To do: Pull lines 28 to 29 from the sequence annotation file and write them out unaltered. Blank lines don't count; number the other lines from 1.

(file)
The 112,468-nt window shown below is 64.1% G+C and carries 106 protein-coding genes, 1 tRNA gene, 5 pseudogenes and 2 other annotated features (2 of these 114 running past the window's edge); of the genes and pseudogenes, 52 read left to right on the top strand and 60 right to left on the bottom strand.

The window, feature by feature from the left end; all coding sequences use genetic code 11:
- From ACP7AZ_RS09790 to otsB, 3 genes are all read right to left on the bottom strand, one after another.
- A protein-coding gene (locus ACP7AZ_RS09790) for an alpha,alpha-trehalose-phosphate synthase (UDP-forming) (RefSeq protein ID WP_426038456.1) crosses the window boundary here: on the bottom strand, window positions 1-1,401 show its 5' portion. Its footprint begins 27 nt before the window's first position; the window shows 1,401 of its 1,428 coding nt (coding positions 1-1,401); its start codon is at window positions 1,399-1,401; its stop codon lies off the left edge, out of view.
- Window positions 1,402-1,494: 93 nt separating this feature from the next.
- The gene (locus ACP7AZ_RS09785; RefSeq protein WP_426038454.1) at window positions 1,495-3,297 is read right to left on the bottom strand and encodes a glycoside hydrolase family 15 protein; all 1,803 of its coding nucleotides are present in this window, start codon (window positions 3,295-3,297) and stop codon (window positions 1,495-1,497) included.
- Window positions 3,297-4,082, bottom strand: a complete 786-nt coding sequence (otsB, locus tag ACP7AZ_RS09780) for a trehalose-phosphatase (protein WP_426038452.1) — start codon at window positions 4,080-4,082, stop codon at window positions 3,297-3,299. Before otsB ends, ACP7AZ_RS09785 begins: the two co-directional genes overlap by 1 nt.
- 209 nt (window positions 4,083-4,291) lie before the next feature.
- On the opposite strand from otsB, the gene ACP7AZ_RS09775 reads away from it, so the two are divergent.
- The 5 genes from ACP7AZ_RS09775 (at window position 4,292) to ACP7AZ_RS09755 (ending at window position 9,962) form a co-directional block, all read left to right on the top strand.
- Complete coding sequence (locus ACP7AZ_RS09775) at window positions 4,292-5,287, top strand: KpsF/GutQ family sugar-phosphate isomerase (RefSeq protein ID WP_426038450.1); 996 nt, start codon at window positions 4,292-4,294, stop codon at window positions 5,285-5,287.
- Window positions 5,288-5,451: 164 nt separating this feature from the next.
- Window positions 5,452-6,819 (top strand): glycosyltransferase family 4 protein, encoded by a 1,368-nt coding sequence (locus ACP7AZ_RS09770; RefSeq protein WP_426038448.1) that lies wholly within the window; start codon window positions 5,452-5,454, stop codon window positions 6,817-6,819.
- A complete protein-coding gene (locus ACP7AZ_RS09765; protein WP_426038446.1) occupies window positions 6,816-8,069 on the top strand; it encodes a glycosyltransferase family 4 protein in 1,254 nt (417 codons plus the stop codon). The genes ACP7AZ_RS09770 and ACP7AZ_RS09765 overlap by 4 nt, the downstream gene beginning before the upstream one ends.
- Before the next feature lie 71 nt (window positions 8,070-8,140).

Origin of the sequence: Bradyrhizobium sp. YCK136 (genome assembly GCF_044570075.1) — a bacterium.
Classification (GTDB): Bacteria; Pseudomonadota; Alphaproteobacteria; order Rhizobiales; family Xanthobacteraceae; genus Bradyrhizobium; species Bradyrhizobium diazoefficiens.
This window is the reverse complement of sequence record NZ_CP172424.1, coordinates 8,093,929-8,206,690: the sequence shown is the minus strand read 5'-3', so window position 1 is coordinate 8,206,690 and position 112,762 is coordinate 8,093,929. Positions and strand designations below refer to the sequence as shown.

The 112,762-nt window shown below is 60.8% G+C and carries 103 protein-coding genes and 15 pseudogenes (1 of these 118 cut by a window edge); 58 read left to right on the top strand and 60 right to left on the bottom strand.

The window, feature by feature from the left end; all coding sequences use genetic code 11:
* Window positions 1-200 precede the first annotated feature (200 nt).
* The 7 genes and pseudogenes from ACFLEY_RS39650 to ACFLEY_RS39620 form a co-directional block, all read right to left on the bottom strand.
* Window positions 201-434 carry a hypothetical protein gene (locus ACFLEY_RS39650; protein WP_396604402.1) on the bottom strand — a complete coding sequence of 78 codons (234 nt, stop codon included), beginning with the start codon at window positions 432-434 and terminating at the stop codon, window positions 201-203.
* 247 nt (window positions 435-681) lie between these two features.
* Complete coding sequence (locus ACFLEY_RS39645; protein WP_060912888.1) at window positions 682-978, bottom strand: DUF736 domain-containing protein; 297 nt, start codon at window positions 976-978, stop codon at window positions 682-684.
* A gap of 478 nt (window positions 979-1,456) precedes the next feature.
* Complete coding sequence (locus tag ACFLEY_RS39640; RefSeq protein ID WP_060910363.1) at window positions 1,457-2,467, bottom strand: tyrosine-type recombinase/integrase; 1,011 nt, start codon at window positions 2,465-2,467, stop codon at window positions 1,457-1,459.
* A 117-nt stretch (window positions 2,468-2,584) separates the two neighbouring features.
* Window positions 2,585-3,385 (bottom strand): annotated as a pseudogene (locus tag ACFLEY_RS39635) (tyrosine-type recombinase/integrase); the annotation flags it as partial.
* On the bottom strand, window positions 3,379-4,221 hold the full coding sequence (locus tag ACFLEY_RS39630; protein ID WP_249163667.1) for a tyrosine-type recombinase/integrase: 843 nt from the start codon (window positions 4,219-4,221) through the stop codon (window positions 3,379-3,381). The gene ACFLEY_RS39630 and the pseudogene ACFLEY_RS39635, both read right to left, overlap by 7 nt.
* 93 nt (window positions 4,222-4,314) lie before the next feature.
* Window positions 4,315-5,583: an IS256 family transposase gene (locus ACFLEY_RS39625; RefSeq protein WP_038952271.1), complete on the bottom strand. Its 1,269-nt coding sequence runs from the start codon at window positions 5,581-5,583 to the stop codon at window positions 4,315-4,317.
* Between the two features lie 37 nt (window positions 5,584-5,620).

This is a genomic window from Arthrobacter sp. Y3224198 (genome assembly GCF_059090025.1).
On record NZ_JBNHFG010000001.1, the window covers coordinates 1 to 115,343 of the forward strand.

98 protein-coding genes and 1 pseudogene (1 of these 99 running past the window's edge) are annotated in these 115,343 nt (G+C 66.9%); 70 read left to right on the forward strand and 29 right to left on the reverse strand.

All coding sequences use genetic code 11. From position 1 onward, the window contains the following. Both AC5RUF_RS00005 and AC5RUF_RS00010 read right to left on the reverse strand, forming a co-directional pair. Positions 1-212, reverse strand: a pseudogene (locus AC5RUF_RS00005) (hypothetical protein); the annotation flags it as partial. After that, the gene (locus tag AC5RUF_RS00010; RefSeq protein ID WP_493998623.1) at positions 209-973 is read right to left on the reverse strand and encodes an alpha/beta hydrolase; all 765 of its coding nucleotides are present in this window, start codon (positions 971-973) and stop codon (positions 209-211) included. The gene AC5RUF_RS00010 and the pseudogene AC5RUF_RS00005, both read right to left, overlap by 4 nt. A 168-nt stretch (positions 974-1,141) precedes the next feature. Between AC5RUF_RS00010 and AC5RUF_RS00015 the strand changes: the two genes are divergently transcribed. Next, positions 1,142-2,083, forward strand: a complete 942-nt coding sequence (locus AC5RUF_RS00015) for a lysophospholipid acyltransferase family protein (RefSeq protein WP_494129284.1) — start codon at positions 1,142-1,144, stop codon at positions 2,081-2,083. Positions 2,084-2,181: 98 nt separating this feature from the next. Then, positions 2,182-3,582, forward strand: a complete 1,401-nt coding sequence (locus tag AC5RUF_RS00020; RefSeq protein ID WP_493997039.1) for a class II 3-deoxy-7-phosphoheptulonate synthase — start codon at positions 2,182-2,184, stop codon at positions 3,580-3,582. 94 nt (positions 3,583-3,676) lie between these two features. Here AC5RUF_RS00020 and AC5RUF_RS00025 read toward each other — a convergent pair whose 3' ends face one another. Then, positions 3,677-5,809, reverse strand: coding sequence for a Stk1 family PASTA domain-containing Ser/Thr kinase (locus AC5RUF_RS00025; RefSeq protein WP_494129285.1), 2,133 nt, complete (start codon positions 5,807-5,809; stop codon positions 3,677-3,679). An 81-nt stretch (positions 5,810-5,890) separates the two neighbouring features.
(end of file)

* A 117-nt stretch (window positions 2,468-2,584) separates the two neighbouring features.
* Window positions 2,585-3,385 (bottom strand): annotated as a pseudogene (locus tag ACFLEY_RS39635) (tyrosine-type recombinase/integrase); the annotation flags it as partial.